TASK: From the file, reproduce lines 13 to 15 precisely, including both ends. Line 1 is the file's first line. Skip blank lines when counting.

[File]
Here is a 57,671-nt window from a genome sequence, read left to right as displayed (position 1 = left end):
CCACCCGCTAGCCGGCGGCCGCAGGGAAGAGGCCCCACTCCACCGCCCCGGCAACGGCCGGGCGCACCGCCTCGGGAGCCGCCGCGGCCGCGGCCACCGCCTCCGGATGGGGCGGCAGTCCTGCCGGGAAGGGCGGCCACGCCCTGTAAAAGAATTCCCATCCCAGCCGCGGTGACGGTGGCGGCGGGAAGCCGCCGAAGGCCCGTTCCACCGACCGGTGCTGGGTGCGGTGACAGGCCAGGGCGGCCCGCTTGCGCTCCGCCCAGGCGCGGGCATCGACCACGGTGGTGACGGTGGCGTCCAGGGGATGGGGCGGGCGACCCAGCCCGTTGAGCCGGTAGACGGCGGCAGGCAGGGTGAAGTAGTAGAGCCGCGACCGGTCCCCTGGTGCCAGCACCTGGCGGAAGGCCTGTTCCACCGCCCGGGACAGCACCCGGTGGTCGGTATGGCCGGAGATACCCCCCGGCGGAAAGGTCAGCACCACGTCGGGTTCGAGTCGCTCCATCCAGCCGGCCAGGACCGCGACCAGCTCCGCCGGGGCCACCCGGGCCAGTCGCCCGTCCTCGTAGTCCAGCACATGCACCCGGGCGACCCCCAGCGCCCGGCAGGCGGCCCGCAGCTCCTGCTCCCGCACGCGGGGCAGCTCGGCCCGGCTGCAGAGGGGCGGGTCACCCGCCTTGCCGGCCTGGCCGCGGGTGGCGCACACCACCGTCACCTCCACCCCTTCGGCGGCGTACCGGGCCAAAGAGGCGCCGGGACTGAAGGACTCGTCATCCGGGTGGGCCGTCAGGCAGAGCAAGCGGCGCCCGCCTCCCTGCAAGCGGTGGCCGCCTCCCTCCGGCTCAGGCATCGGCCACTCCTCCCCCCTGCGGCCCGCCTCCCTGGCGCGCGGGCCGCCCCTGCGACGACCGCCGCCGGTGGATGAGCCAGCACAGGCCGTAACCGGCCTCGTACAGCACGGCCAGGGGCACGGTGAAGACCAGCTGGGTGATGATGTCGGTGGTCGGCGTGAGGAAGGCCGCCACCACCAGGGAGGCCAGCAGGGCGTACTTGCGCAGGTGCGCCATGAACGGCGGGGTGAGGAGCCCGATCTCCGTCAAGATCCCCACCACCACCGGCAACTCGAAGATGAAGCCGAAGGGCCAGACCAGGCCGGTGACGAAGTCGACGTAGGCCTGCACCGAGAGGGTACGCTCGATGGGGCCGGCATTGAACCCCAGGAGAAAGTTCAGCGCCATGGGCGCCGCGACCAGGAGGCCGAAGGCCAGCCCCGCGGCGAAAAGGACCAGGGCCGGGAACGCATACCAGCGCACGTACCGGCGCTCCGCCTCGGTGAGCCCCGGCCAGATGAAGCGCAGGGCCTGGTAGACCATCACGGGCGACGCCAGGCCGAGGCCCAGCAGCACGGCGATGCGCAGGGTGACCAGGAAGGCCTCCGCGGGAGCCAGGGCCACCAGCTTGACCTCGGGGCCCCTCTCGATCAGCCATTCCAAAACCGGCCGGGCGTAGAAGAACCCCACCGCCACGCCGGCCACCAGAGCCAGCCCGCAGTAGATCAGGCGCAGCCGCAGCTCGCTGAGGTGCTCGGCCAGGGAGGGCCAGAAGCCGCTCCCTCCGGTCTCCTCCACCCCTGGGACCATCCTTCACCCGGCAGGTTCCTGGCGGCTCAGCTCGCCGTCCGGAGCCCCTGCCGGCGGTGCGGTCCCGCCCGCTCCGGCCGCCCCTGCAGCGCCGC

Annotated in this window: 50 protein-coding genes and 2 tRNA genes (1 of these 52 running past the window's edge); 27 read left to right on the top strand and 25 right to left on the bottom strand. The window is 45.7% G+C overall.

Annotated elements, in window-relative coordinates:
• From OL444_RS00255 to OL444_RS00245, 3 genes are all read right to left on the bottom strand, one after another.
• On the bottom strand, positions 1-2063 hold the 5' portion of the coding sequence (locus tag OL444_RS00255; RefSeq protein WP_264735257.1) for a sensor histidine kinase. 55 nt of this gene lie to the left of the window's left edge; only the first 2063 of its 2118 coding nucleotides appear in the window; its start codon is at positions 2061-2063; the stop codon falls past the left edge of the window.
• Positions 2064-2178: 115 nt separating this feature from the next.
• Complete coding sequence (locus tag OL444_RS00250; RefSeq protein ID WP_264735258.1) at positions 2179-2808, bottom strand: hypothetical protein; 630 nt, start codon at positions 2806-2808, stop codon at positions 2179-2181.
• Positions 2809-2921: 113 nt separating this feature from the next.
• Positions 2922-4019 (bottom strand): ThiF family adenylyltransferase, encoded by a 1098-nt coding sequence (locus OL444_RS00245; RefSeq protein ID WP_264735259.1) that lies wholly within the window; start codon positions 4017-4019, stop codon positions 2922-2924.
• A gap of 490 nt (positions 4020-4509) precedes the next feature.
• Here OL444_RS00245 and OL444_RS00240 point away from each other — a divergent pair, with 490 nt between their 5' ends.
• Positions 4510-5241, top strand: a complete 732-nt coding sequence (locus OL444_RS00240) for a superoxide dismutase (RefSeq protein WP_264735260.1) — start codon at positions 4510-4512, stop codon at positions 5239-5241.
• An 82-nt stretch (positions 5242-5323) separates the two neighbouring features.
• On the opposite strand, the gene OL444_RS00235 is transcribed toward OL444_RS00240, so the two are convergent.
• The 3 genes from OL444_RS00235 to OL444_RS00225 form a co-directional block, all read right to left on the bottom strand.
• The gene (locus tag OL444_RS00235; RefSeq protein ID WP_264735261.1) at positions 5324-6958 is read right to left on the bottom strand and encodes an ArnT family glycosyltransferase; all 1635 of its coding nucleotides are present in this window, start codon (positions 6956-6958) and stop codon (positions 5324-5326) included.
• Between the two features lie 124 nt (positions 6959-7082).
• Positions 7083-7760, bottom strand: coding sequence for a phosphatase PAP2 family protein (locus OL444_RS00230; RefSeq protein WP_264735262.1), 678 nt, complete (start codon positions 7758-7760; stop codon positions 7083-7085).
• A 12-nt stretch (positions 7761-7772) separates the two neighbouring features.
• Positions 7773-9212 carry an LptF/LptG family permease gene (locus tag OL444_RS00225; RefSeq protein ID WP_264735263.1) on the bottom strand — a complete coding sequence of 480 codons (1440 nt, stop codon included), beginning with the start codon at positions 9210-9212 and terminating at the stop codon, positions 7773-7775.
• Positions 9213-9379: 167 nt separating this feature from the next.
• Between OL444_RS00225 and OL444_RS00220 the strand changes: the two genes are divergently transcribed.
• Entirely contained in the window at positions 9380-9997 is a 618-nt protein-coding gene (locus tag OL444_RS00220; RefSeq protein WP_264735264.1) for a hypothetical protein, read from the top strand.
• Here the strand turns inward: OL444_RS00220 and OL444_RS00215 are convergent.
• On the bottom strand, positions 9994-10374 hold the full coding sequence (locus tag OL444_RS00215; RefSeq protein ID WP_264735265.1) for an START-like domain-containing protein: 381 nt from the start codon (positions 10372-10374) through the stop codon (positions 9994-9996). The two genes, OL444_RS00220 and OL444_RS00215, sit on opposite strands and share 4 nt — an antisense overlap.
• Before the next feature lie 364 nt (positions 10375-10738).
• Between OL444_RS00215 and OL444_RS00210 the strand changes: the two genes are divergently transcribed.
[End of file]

• Positions 4510-5241, top strand: a complete 732-nt coding sequence (locus OL444_RS00240) for a superoxide dismutase (RefSeq protein WP_264735260.1) — start codon at positions 4510-4512, stop codon at positions 5239-5241.
• An 82-nt stretch (positions 5242-5323) separates the two neighbouring features.
• On the opposite strand, the gene OL444_RS00235 is transcribed toward OL444_RS00240, so the two are convergent.